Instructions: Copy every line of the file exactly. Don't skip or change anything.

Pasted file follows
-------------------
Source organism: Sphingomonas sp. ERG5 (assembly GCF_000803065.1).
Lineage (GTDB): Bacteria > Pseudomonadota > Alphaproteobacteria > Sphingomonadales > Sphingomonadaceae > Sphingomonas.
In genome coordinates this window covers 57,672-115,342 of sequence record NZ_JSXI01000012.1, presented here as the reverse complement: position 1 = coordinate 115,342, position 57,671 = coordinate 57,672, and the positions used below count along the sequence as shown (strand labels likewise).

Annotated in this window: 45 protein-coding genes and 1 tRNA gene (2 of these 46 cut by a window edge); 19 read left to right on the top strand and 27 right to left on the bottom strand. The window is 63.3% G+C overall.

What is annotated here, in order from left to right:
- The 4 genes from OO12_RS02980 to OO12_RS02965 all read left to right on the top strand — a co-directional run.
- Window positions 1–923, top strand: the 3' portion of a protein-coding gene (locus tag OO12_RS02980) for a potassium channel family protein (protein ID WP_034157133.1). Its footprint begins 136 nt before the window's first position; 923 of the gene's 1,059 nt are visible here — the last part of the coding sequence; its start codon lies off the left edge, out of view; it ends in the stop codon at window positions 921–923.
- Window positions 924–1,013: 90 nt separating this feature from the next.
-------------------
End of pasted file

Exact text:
Source organism: Sphingomonas sp. ERG5 (assembly GCF_000803065.1).
Lineage (GTDB): Bacteria > Pseudomonadota > Alphaproteobacteria > Sphingomonadales > Sphingomonadaceae > Sphingomonas.
In genome coordinates this window covers 57,672-115,342 of sequence record NZ_JSXI01000012.1, presented here as the reverse complement: position 1 = coordinate 115,342, position 57,671 = coordinate 57,672, and the positions used below count along the sequence as shown (strand labels likewise).

Annotated in this window: 45 protein-coding genes and 1 tRNA gene (2 of these 46 cut by a window edge); 19 read left to right on the top strand and 27 right to left on the bottom strand. The window is 63.3% G+C overall.

What is annotated here, in order from left to right:
- The 4 genes from OO12_RS02980 to OO12_RS02965 all read left to right on the top strand — a co-directional run.
- Window positions 1–923, top strand: the 3' portion of a protein-coding gene (locus tag OO12_RS02980) for a potassium channel family protein (protein ID WP_034157133.1). Its footprint begins 136 nt before the window's first position; 923 of the gene's 1,059 nt are visible here — the last part of the coding sequence; its start codon lies off the left edge, out of view; it ends in the stop codon at window positions 921–923.
- Window positions 924–1,013: 90 nt separating this feature from the next.